I am fifty-eight years old, and have used an insulin pump for nearly eight years to treat my Type II diabetes. When an infusion site in my abdomen became infected several weeks ago, my wife and I visited the Emergency Room. The very capable intake nurse suggested that they might drain the infection with a needle, give me antibiotics and send me home, but to our great surprise a surgical procedure was indicated and I learned I would be spending overnight in the hospital. This was, I must admit,a rather frightening prospect since I've never been hospitalized in my life! After the procedure was performed, I was wheeled up to the first available bed, which happened to be on the fifth floor in the ACE unit; Acute Care of Elderly. A very nice nurse, Kevin, greeted me and laughed pleasantly with the assurance that I was not elderly.
My night was a fairly sleepless one punctuated by frequent caregiver visits, including one that occurred well before dawn when the blinding bright lights went on, awakening me, and I was promptly surrounded by more than a dozen young lab-coated residents. Having just been awakened, I was somewhat alarmed to suddenly be the center of their attention.
Later that morning, I met the pair of day nurses, one of whom was Jessica Soto. Looking back on the hospital experience now, more that two weeks later, I can say with certainty that Nurse Soto's thoughtful, sensitive, and professional care was the single most powerful force in helping me dispel my fears and regain a sense of dignity, optimism, and humanity. This is an optimal climate for restoring wellness. She was always extremely generous is providing the fullest, most-complete care; checking in on me often but never too much, keeping me well informed, answering my many questions thoughtfully and dispelling my (sometimes irrational) fears. In the fullest and most affirming sense of the word, she was squarely "on duty".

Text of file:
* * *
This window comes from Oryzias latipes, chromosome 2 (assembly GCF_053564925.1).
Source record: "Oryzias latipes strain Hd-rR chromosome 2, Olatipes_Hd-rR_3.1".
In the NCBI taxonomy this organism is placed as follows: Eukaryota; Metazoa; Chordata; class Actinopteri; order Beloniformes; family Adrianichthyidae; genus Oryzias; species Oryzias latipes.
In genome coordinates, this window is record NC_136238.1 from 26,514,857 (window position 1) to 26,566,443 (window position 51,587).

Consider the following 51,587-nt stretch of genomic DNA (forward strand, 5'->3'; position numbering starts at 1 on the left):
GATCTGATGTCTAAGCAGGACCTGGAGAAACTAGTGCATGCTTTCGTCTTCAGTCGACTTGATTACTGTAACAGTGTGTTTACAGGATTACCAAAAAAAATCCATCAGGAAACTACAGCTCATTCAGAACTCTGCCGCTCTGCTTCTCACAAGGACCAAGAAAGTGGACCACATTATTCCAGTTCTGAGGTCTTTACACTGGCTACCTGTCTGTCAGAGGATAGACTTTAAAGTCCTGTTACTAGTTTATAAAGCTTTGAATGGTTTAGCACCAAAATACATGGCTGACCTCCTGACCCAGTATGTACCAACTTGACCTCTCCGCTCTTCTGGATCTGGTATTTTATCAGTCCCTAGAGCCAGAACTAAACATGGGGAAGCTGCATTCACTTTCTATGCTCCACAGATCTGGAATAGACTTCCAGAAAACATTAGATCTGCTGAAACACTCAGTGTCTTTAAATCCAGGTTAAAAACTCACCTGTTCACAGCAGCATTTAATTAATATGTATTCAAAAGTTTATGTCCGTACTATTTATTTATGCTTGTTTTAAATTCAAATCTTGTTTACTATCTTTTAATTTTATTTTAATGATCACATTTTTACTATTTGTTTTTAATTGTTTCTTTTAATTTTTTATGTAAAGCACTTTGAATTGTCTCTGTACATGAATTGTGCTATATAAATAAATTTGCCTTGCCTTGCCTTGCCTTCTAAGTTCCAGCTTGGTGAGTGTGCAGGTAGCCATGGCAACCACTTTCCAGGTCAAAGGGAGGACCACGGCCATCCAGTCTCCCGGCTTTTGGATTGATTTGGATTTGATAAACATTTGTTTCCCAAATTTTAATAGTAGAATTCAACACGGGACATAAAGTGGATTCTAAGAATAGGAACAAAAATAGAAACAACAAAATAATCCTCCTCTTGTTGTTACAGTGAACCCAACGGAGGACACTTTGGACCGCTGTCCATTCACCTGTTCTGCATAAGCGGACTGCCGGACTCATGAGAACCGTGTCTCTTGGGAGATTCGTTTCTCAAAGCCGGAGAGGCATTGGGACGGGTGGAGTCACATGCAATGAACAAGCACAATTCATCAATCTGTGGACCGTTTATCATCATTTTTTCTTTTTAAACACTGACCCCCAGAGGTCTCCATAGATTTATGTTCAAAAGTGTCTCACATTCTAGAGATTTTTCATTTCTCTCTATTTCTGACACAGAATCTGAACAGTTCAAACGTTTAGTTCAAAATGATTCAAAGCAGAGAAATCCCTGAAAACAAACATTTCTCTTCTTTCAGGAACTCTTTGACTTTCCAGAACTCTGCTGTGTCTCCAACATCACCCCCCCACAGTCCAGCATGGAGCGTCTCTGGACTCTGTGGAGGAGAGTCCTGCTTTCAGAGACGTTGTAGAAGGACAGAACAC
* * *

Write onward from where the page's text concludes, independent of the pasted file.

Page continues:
During my hospital stay I routinely wondered when I would be leaving, what were the results of my blood tests and most importantly, will I have to perform a very painful task of changing the dressing and repacking the wound myself once home? Sometimes I felt like the doctors were unclear in sharing their plans for me, although I suppose this perception may have arisen from inexperience being hospitalized. But Jessica always seemed to lobby on my behalf, leaving the hopeful impression that she led the way, along with my wife, in functioning as my strong advocate.
I was greatly disheartened to learn late Saturday that I would be spending a second night in the hospital, even more so when a new doctor woke me up early Sunday morning, removed my dressing and observed, "This isn't draining fast enough; we'll need to make the incision bigger," and left as quickly as she had arrived. This hit me hard since it would have meant another day and night of being hospitalized, and my emotions plummeted. Jessica entered soon after and intuitively read my mood, easily offering the right combination of pragmatic and philosophical guidance. I am greatly in her debt for the profound kindness she offered. I marvel even now at the astonishing "non-medical healing" she seems innately capable of providing.
The supervising surgeon appeared in my room for the first time later that Sunday morning and pronounced me ready to go home by mid-afternoon, thus overturning the earlier doctor's opinion. I was thrilled, although my vivid fears about the severe pain of attending to my wound once alone and at home persisted. I apologize for this weakness, but Nurse Soto would have none of it and thoughtfully set in motion a plan for my home care. Her optimism was contagious.
I would hope that everyone needing nursing be fortunate enough to find themselves under the care of an individual as marvelous and committed to her patients and her profession as Jessica Soto. Any medical professional could benefit from her sterling example of sensitive, personalized bedside manner. I believe her to be an Exemplary Nurse.